|Carolina Half 70.3
I LOVE hearing this. There is no feeling in the world like the moment you cross the finish line of a race you’ve worked so hard for and weren’t at all sure you could finish. But the best part is looking back and realizing it was really the daily grind of training, staying committed, overcoming setbacks, prioritizing your health, breathing hard, pushing through, sweating and just being alive — the journey itself — that was actually the reward all along. That post-race high can just be enough to crack open your accepted image of yourself (with all your self-imposed limitations) to see your life and its possibilities differently. It’s emotional and addictive and quickly becomes something you want to find over and over again.
For me, I hit those highs at the Yuengling Marathon in 2012, the Carolina Half 70.3 in September 2013, and the Ramblin’ Rose triathlon in October 2014. I want another one so bad that sometimes I dream about it. But with ALS, I have to pull back from all that I want to do and conserve my strength. I am putting together a race schedule of sorts for 2015 which I’m excited about, but it’s not the same.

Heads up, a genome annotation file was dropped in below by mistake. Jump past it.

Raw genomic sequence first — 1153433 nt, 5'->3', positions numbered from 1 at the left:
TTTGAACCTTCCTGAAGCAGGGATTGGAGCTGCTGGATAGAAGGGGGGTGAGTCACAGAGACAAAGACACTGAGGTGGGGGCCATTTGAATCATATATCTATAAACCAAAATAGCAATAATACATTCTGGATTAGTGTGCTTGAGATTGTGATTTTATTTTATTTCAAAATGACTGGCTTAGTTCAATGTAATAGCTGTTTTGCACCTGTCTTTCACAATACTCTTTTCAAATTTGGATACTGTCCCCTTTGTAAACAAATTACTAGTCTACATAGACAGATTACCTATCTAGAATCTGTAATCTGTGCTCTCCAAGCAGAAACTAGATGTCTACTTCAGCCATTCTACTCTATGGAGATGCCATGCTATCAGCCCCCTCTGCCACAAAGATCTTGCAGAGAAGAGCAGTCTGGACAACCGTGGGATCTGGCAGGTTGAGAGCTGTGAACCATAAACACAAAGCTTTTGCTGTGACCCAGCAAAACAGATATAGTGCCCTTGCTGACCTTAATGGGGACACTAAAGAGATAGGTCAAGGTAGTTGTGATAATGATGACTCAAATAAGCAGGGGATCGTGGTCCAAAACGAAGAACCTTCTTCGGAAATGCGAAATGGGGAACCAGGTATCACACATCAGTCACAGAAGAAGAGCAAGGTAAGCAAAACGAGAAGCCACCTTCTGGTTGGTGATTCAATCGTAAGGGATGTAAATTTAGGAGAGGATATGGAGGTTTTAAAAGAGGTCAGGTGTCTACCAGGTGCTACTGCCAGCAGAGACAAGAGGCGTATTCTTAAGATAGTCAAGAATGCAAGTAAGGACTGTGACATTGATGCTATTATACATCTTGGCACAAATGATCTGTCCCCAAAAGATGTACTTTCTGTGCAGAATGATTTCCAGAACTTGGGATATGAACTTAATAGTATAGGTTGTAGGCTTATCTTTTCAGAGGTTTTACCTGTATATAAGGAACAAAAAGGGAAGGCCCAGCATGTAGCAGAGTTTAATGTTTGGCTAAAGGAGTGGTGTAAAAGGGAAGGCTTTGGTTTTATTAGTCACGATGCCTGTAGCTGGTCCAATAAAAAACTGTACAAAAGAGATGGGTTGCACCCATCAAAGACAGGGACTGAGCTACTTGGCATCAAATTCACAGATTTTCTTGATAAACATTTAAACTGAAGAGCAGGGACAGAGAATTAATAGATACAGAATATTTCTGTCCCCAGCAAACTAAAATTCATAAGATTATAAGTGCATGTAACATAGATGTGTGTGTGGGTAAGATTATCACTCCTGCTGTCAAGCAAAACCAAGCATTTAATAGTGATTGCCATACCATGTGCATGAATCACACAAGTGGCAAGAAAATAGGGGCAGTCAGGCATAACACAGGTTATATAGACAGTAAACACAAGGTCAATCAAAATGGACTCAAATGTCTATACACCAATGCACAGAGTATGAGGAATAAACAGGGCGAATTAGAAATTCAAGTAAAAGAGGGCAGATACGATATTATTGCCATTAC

So when my friends and family say I’ve inspired them to go out and train for a race, that’s what I’m thinking about. I’d love to be out there doing it myself, but since I can’t, it means a lot to know that I’m playing a small part in encouraging you to seek out those experiences for yourselves.
That is the heart of the Team Drea Challenge. Here’s how it works:
- Commit to a swim, bike, and/or run race in 2015 that represents a major challenge for you. It could be anything from an Ironman to your first triathlon or 10k.
- Use your race as a fundraiser for the Blazeman Foundation. The BMF fundraises for research to cure ALS in memory of Jon “Blazeman” Blais, the first (and only) person with ALS to finish an Ironman unaided. You are asked to fundraise at least $250 using your own page (I can help) or directing people to mine. Beyond the obvious goal of raising money to find a cure for ALS, fundraising through your friends and family can be a huge boost on race day — mentally drawing on their support when you’re struggling and celebrating with them afterwards. It’s also not a bad way to hold yourself accountable during training…
- Sign up here by January 15th so I know what you’re doing and when it is. It’s okay if I don’t know you (yet).
- Then…get out there and enjoy the journey.